Shelby County Schools

Shelby County Schools’ teachers to receive one-time bonus, differentiated pay plan still in the works

PHOTO: Kyle Kurlick
Shelby County Schools Superintendent Dorsey Hopson aims to increase the district's four-year graduation rate from 75 percent to 90 percent by 2025.

All Shelby County School teachers in the 2014-15 academic year should receive a one-time bonus based on their evaluation scores, Superintendent Dorsey Hopson II proposed Tuesday. Teachers’ future earnings through the district’s differentiated pay plan is still in development, he said.

Hopson said  the district isn’t able to give employees a cost of living raise since the state withdrew the 2 percent pay increase for state employees in April.  Hopson said initially, the district planned on using the state-promised 2 percent cost of living increase to fund a differentiated pay schedule. The district was counting on $9 million from the state, but because of budget cuts, the state only provided $6.2 million.

Bonus pay for teachers will  start at $250 for Tier I and Tier II level, $650 for Tier III, $800 for Tier IV and $1,250 for Tier V.  Teachers in the Tier I and Tier II level are considered in need of improvement while a Tier III teacher is considered a strong teacher and Tier IV and Tier V teachers are the highest-performing teachers.

The board could vote on the issue during next week’s business meeting.

Board member David Reaves questioned if the district “was going to make a habit of giving bonuses to Tier I and Tier 2 level teachers.”

Hopson said that in light of the numerous changes that Shelby County teachers have endured including the merger of Memphis City and Shelby County school districts, which resulted in the loss of positions, reduction in benefits and lack of pay increases, he felt it was necessary.

“I think it’s very important in light of the fact that there was no (pay) increase at all last year, and in light of the fact that teachers are being asked to do more with less and are going to continue to be asked to do more with less so ideally we’ll come up with a structure that will reward all teachers with something,” Hopson said in a prior interview.

All teachers working in the district can expect to receive the bonus 20 days into the 2014-15 school year.  About 3,000 to 4,000 teachers are expected to separate from the district by June 30.  Those teachers will not receive the bonus.

Memphis-Shelby County Education Association President Keith Williams said that isn’t fair. He likened the bonus plan to a ‘Pig in a Poke,’ a phrase used to describe a trick or scheme.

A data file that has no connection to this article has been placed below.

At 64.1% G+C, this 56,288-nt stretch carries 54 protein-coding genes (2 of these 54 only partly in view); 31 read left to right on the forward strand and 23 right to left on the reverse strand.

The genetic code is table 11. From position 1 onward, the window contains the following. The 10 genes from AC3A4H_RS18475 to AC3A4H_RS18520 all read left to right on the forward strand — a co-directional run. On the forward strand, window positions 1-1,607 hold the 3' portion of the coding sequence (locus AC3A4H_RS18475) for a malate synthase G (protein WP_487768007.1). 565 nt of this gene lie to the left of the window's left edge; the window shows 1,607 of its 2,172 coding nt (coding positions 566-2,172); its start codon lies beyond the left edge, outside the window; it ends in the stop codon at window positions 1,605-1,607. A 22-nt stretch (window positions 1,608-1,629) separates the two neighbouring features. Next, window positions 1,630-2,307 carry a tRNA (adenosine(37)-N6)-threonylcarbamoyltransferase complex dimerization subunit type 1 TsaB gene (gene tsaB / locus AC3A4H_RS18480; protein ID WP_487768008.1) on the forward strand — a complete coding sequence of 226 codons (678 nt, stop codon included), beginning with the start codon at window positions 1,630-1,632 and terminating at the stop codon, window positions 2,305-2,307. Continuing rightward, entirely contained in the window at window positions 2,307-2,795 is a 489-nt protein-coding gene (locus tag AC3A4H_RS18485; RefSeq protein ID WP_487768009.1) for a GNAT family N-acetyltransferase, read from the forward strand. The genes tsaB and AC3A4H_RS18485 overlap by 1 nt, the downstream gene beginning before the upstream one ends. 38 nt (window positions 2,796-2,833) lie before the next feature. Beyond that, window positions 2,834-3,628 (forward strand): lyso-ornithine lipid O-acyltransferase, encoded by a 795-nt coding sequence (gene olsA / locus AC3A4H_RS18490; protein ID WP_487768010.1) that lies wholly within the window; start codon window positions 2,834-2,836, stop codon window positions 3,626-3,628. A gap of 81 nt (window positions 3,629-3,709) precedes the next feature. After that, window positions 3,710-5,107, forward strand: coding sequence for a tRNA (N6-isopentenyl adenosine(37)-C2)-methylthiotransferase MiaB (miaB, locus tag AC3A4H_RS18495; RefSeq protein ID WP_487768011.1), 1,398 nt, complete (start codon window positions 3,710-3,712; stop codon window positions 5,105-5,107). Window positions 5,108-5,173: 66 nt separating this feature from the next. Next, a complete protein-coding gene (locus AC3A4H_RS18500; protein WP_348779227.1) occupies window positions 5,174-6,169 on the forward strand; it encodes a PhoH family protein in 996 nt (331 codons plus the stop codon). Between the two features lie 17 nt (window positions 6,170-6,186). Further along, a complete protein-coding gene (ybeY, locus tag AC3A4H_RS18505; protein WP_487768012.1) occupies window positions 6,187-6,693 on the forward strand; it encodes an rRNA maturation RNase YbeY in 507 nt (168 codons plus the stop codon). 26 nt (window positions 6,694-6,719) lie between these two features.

“This is not a salary increase, let’s be clear about that,” Williams said after Tuesday’s meeting.  “This is a bonus;  very small trinket that is symbolic of a bonus.  Since it’s based on last year’s scores, why won’t retired teachers receive it? It’s not added to teacher’s salary and it doesn’t do anything. It’s going to create separatism, competitiveness and more dissension than it will good.”

Williams said it’s also not fair to base the bonuses on teacher evaluation scores.  The Tennessee Education Association, the largest teacher advocacy group in the state, spent this year’s legislative session campaigning against the use of growth scores, or Tennessee Value-Added Assessment Scores, to determine teacher licensure renewal and in making high-stakes employment decisions.

“TVAAS doesn’t represent what teachers do in the classroom,” Williams said.  “Some of our level one teachers are level fives and our fives are ones.  It’s a flawed system.”

District officials said that teacher input will be sought as the differentiated pay plan is drafted.  Director of Human Services Trinette Small said more than 100 employees were surveyed about health insurance coverage before the district finalized its plan, which was also reviewed during Tuesday’s meeting.

Small and Hopson said Shelby County Schools is offering insurance benefits comparable to Memphis City and Shelby County government offerings.  The district is increasing its health contributions from 63 to 66 percent.

Hopson said he’s excited to be able to offer a small increase in health coverage considering the expense and climate of steady increasing costs. He is concerned, however, that the district could face financial penalties if it fails to offer health coverage to its part-time employees who work 30 hours or more, under the Affordable Health Care Act.  Under his proposal to outsource substitute teacher hiring to Kelly Services, the district wouldn’t be obligated to offer health care to substitutes.

That was one of the selling points, Hopson said after Tuesday’s meeting.  He’s still planning to bring that proposal to the board once all of the questions posed by members have been answered.